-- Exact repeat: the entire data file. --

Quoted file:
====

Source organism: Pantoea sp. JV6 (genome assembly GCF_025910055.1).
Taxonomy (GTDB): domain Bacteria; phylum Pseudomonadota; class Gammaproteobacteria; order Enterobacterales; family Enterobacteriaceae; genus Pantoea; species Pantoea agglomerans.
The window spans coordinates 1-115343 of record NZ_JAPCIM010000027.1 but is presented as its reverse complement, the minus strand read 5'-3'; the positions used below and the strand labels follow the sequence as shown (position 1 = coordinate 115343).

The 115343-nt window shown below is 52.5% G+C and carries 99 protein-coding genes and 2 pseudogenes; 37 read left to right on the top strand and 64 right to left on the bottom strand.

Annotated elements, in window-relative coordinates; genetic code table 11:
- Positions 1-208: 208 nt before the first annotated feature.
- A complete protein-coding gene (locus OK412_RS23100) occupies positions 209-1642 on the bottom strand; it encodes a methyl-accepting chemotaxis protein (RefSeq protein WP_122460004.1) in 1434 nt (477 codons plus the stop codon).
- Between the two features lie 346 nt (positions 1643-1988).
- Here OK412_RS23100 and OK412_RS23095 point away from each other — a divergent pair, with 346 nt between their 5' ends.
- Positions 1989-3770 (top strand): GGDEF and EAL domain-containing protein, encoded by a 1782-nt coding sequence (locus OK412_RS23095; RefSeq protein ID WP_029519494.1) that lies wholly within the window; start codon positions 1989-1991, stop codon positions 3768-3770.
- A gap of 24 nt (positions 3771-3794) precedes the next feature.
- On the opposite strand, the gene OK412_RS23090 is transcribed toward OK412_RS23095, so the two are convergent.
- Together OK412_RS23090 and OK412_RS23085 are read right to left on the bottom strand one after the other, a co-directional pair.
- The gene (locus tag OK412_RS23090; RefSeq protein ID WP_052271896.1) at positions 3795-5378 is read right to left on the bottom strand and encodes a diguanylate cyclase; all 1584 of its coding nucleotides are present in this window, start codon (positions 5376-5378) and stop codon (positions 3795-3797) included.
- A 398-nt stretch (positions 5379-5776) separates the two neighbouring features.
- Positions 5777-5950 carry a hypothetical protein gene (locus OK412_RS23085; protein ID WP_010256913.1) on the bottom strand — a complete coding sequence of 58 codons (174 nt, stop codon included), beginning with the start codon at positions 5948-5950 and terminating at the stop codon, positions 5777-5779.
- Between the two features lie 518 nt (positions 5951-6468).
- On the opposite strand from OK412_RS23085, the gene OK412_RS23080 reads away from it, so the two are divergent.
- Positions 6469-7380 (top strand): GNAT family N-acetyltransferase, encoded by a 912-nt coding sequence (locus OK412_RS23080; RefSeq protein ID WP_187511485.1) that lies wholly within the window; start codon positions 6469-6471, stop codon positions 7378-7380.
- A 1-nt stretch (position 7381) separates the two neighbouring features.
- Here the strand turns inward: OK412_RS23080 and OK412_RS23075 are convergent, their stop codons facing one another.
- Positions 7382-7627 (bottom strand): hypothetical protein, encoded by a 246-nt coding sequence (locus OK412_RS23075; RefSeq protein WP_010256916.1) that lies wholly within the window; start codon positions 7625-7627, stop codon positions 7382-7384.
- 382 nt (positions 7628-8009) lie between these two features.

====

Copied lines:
Source organism: Pantoea sp. JV6 (genome assembly GCF_025910055.1).
Taxonomy (GTDB): domain Bacteria; phylum Pseudomonadota; class Gammaproteobacteria; order Enterobacterales; family Enterobacteriaceae; genus Pantoea; species Pantoea agglomerans.
The window spans coordinates 1-115343 of record NZ_JAPCIM010000027.1 but is presented as its reverse complement, the minus strand read 5'-3'; the positions used below and the strand labels follow the sequence as shown (position 1 = coordinate 115343).

The 115343-nt window shown below is 52.5% G+C and carries 99 protein-coding genes and 2 pseudogenes; 37 read left to right on the top strand and 64 right to left on the bottom strand.

Annotated elements, in window-relative coordinates; genetic code table 11:
- Positions 1-208: 208 nt before the first annotated feature.
- A complete protein-coding gene (locus OK412_RS23100) occupies positions 209-1642 on the bottom strand; it encodes a methyl-accepting chemotaxis protein (RefSeq protein WP_122460004.1) in 1434 nt (477 codons plus the stop codon).
- Between the two features lie 346 nt (positions 1643-1988).
- Here OK412_RS23100 and OK412_RS23095 point away from each other — a divergent pair, with 346 nt between their 5' ends.
- Positions 1989-3770 (top strand): GGDEF and EAL domain-containing protein, encoded by a 1782-nt coding sequence (locus OK412_RS23095; RefSeq protein ID WP_029519494.1) that lies wholly within the window; start codon positions 1989-1991, stop codon positions 3768-3770.
- A gap of 24 nt (positions 3771-3794) precedes the next feature.
- On the opposite strand, the gene OK412_RS23090 is transcribed toward OK412_RS23095, so the two are convergent.
- Together OK412_RS23090 and OK412_RS23085 are read right to left on the bottom strand one after the other, a co-directional pair.
- The gene (locus tag OK412_RS23090; RefSeq protein ID WP_052271896.1) at positions 3795-5378 is read right to left on the bottom strand and encodes a diguanylate cyclase; all 1584 of its coding nucleotides are present in this window, start codon (positions 5376-5378) and stop codon (positions 3795-3797) included.
- A 398-nt stretch (positions 5379-5776) separates the two neighbouring features.
- Positions 5777-5950 carry a hypothetical protein gene (locus OK412_RS23085; protein ID WP_010256913.1) on the bottom strand — a complete coding sequence of 58 codons (174 nt, stop codon included), beginning with the start codon at positions 5948-5950 and terminating at the stop codon, positions 5777-5779.
- Between the two features lie 518 nt (positions 5951-6468).
- On the opposite strand from OK412_RS23085, the gene OK412_RS23080 reads away from it, so the two are divergent.
- Positions 6469-7380 (top strand): GNAT family N-acetyltransferase, encoded by a 912-nt coding sequence (locus OK412_RS23080; RefSeq protein ID WP_187511485.1) that lies wholly within the window; start codon positions 6469-6471, stop codon positions 7378-7380.
- A 1-nt stretch (position 7381) separates the two neighbouring features.
- Here the strand turns inward: OK412_RS23080 and OK412_RS23075 are convergent, their stop codons facing one another.
- Positions 7382-7627 (bottom strand): hypothetical protein, encoded by a 246-nt coding sequence (locus OK412_RS23075; RefSeq protein WP_010256916.1) that lies wholly within the window; start codon positions 7625-7627, stop codon positions 7382-7384.
- 382 nt (positions 7628-8009) lie between these two features.